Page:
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ACTRESS BURNED TO DEATH. Mile. Pascaline, a popular Parisian actress, who has appeared at the Foi lea Dramatiques and at the Theatre Antolne, under the stage name of Irene Muza, has met with a terrible death.

Before taking part lv a charitable performance on Tuesday, February 23rd, she sent for her hairdresser to come and dress her hair. The hairdresser had applied a petrol lotion, when a few drops of It fel' upon the kitchen stove. The stuff Ignited iv au instant, and the flames caught the actress' hair and her dressing-gown and the clothing of the hairdresser. In a moment she was a mass of flame. A friend who was in au adjoining room tried to save her by tearing away the burning gown, but before this could be accomplished she had sustained terrible injuries.

She was conveyed to the hospital, where she expired. Her hairdresser, who was also badly injured, lies In a precarious condition. PARIS TELEPHONE GIRL'S FURS. The claims of the girl operators at the Central Telephone Office In Paris for losses in the recent tire there have become so extravagant that M. iMmyau, Under-Secretary of I'osts aud Telegraphs, announced ou Monday, February 22nd, he would pay not a penny more lv damages.

The cloakroom was not burnt, but smoke aud water damaged the contents to some considerable extent. Therefore, the administration at first made no dlfliculties about replacing cloaks aud hats that had been ruined by the tire or the firemen.

The stream of claims, however, continued undiminished in number, and increased i:i value. One had lost a hat worth £2; a second a costly fur that had been a birthday present.

It was apparent that sable, otter, and blue fox sUms were the usual accoutrements of the female staff of Gutenberz. The department grew suspicious, and asked for vouchers and for the original hills, but these seemed to have perished likewise in the Are.

So at last the harassed Minister, without questioning the authenticity of the claims, has decided that the uncompensated owners must boar the loss with philosophical calm, and flud comfort In the satisfaction of the earlier aud successful applicants.


A dreadful accident occurred at Naples on February 21st, when an overcrowded electric tramcar having over 100 people aboard, returning to the city from the races, got out of hand on a steep Incline, at the foot of which it left the rails anil overturned.

Some time elapsed before the tightlypacked people in tho rrafcar could 1 c extricated. It was thoi f-mnd that three policeman and a municipal guard had beet: killed, twenty people badly injured, eleven of them It is believed fatally, aud fourteen slightly injured.

No English or American visitors were involved in the disaster, which later inquiries showed to be due to the snapping of the brakes. The driver was thus left powerless to check the car in Its descent of the Incline. CHEMIST'S WIFE KILLS SERVANT IN MISTAKE FOR A BURGLAR. A sad tragedy occurred nt Nice recently, Mme. Ileret, the wife of the head chemist to the St. Antoine Hospital, Paris, shooting her gardener, j.mii AUavenn, dead iv mistake for » burglar. Mme. llorct. it appears, has been suffering from nervous debility, nnd her husband liail taken a villa at Nice for her. In hopes that the brightness of the life there might improve her heni'ili. A few days ago lie got a wildly-worded leticr from his wife, in which she said she had been Ihe victim of v burglary. The burglars, she said, had seized her while the servants were out. and had attempted to strangle her, an'! then bound her securely. At ihls moment, however, tlie dogs had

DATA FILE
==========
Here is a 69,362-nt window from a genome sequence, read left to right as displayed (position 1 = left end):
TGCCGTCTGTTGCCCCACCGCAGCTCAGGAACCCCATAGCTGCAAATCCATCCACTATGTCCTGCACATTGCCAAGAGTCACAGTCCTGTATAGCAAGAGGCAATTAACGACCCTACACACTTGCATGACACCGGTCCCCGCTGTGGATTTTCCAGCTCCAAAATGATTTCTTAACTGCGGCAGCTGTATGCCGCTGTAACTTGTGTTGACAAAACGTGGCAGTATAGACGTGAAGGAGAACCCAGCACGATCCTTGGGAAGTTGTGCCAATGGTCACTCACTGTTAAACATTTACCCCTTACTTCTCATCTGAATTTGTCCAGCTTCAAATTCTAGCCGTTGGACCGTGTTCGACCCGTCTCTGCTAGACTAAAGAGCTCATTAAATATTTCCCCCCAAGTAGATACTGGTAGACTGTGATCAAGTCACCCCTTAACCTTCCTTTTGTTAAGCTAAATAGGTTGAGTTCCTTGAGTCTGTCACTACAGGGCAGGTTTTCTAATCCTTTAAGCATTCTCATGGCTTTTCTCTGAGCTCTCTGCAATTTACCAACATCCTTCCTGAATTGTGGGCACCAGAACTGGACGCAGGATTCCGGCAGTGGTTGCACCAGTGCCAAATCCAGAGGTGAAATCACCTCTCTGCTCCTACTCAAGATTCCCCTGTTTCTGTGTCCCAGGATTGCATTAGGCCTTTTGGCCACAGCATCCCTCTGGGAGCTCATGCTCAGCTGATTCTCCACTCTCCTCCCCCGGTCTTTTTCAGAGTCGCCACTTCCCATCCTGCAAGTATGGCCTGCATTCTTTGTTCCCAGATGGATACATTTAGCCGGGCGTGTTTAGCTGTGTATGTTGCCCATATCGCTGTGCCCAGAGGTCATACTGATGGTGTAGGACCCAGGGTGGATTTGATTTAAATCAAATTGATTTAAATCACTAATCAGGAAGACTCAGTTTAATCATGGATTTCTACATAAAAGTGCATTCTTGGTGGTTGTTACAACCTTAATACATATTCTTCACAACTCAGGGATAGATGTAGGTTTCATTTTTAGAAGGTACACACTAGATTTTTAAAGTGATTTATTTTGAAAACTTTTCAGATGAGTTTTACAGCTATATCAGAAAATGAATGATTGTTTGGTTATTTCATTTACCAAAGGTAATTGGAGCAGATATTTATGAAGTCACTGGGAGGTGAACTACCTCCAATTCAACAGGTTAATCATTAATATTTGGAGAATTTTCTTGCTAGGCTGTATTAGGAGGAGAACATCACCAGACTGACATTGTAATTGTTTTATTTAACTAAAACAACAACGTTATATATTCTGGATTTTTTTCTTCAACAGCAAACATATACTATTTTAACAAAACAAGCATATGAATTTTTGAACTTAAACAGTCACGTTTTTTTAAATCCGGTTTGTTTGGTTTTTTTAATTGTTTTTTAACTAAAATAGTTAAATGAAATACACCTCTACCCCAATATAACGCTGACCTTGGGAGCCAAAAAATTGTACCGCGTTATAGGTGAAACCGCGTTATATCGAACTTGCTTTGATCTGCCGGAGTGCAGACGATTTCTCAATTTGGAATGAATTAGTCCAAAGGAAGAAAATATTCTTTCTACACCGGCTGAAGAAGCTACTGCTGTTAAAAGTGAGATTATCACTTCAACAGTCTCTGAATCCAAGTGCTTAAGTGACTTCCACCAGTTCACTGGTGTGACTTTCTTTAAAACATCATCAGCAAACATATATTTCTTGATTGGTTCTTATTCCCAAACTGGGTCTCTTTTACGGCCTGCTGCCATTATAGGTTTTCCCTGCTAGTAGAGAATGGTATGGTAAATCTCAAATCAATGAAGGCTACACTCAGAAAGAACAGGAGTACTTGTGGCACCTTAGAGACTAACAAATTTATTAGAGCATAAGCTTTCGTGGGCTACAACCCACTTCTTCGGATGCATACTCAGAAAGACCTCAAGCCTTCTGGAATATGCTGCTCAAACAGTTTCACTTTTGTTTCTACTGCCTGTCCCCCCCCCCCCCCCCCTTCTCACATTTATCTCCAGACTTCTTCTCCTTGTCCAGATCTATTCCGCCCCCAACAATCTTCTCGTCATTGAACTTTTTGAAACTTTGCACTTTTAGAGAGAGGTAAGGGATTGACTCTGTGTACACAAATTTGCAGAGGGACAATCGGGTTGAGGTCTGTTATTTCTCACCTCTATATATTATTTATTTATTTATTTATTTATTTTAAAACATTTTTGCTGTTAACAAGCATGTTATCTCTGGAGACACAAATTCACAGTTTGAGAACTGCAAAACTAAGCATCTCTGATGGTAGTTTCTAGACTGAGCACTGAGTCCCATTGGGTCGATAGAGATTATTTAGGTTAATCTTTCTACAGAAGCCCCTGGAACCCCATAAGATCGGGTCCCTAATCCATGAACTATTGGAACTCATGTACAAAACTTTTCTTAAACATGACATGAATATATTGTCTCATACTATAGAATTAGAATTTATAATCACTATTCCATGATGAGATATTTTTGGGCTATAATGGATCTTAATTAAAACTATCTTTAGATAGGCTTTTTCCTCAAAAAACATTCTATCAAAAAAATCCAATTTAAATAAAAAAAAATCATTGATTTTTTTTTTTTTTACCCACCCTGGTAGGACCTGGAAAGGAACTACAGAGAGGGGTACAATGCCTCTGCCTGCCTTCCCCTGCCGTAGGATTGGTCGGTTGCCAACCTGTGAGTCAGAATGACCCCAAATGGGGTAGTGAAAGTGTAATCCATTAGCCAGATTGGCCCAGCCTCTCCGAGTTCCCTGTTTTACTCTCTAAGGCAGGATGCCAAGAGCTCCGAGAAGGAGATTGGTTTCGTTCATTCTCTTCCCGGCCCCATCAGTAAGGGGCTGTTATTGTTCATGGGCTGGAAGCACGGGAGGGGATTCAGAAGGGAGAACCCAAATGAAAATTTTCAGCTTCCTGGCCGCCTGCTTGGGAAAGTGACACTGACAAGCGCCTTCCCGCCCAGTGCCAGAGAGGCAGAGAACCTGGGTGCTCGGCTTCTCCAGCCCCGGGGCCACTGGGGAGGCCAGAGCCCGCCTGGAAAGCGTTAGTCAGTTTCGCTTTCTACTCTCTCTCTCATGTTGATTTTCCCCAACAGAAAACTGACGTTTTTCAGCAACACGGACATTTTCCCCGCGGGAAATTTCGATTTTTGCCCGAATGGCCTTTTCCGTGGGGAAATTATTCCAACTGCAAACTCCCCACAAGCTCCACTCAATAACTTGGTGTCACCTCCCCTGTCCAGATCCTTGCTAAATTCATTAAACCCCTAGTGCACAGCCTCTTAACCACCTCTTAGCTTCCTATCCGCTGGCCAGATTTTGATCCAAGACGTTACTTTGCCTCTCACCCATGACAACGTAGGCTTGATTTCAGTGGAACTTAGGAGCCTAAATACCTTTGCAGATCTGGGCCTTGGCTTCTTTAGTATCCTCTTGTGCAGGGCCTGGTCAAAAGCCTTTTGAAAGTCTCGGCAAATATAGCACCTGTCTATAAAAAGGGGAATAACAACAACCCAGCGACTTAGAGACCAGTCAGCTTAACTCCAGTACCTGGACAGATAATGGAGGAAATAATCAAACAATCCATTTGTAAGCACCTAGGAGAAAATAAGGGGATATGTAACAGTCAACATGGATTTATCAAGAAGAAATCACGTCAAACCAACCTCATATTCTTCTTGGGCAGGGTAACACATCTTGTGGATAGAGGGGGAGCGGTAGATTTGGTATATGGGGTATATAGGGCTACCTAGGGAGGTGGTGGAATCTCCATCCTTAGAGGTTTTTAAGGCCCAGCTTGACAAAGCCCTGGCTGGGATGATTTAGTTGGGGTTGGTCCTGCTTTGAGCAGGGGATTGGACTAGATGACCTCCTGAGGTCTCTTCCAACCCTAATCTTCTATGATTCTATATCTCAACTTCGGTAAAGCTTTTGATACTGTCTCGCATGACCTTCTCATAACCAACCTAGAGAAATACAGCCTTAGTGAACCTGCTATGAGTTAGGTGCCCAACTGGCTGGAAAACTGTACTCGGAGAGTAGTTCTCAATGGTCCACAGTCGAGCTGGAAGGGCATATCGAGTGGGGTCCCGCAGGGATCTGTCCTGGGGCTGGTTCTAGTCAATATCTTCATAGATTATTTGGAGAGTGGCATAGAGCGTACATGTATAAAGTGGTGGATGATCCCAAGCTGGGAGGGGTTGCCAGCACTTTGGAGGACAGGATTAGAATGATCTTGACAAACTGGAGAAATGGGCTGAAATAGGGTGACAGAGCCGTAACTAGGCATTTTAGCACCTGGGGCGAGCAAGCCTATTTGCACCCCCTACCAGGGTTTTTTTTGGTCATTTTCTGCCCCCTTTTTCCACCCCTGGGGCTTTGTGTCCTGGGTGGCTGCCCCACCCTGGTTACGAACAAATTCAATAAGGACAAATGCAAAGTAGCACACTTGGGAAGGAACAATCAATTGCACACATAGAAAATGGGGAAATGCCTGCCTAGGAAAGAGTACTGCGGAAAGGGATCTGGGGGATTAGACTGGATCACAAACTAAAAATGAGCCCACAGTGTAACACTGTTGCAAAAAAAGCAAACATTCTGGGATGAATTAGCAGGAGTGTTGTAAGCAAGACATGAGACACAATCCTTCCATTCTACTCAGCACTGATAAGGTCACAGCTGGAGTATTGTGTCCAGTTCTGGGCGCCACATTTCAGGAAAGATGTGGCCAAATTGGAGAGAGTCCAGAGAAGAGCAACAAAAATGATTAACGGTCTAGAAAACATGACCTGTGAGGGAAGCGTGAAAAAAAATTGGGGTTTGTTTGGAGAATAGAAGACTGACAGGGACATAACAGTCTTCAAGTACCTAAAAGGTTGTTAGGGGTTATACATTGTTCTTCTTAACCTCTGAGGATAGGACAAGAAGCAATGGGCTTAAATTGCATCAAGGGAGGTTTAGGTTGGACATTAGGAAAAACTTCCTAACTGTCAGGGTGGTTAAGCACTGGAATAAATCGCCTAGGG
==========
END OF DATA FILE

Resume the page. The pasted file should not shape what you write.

given the alarm, and some or the neighbours had tired revolvers, whereupon the burglars look to flight.

M. Heret decided to go to Nice, and arrived there only to hear of the tragedy that had taken place. The story of the burglars proved to be only a figment of the lady's diseased Imagination, aud she has vow been placed under restraint. SLEEP-WALKER'S FATAL FALL. On their way to work early in the moruIng two men saw a while figure running along a tiny ridge outside the seventh lloor of a house in l'assy, France. It reached the corner of the house, aud ran .straight on, falling with a crash into the sSreet. The men found the shapeless body <r a servant girl, who, it appeared, had been In the habit of walking In her sleep. She had run fully HO yards along the stoneworK. before she fell. BUTLER WHO MURDERED HIS MASTER. The verdict lv the Paris murder trial was mnde known early In February. The jury found the butler, Reuard, and the valet, Courtols, guilty of the murder of their master, M. Itsniy, the well-known Paris stockbroker. Henard was sentenced to penal servitude for life, and Courtols to twenty years' penal servitude. The accused were also Jointly mulcted in one franc damages at the suit of what Is known In French legal procedure as the civil paii.v. After the reading of the verdict, the judge asked the prisoners whether they had anything to say. Renard replied, "I am absolutely innocent." Conrtois. who In a pitiable state of prostration, was only able lo murmur iv an almost inaudible voice, "No, sir." On hearing his sentence Renard collapsed on his seat, hut as he was being carried out by the warders he recovered sufficiently to shout. "Oh, those police. If I could I would tear out their eyes." There was some hissing In court when ihe verdict was made known.

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Bibliographic details

CONTINENTAL CRIMES AND SENSATIONS., Auckland Star, Volume XL, Issue 85, 10 April 1909

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CONTINENTAL CRIMES AND SENSATIONS. Auckland Star, Volume XL, Issue 85, 10 April 1909

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